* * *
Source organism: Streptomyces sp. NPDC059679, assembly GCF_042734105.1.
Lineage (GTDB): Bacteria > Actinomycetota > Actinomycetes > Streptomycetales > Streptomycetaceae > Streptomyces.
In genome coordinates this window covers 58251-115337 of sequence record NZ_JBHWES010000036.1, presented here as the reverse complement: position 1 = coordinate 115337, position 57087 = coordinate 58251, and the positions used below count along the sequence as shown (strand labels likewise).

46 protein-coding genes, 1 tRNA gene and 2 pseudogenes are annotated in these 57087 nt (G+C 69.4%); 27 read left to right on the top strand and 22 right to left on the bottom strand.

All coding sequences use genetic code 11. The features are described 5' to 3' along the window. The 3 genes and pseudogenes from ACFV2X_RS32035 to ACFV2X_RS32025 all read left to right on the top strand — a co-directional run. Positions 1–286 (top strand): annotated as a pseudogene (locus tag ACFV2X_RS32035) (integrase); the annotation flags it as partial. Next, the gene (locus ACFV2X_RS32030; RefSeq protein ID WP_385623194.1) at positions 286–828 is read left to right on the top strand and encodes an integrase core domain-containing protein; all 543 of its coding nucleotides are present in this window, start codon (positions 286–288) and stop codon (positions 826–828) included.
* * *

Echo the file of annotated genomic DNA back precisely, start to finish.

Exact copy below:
Source organism: Streptomyces sp. NPDC059679, assembly GCF_042734105.1.
Lineage (GTDB): Bacteria > Actinomycetota > Actinomycetes > Streptomycetales > Streptomycetaceae > Streptomyces.
In genome coordinates this window covers 58251-115337 of sequence record NZ_JBHWES010000036.1, presented here as the reverse complement: position 1 = coordinate 115337, position 57087 = coordinate 58251, and the positions used below count along the sequence as shown (strand labels likewise).

46 protein-coding genes, 1 tRNA gene and 2 pseudogenes are annotated in these 57087 nt (G+C 69.4%); 27 read left to right on the top strand and 22 right to left on the bottom strand.

All coding sequences use genetic code 11. The features are described 5' to 3' along the window. The 3 genes and pseudogenes from ACFV2X_RS32035 to ACFV2X_RS32025 all read left to right on the top strand — a co-directional run. Positions 1–286 (top strand): annotated as a pseudogene (locus tag ACFV2X_RS32035) (integrase); the annotation flags it as partial. Next, the gene (locus ACFV2X_RS32030; RefSeq protein ID WP_385623194.1) at positions 286–828 is read left to right on the top strand and encodes an integrase core domain-containing protein; all 543 of its coding nucleotides are present in this window, start codon (positions 286–288) and stop codon (positions 826–828) included.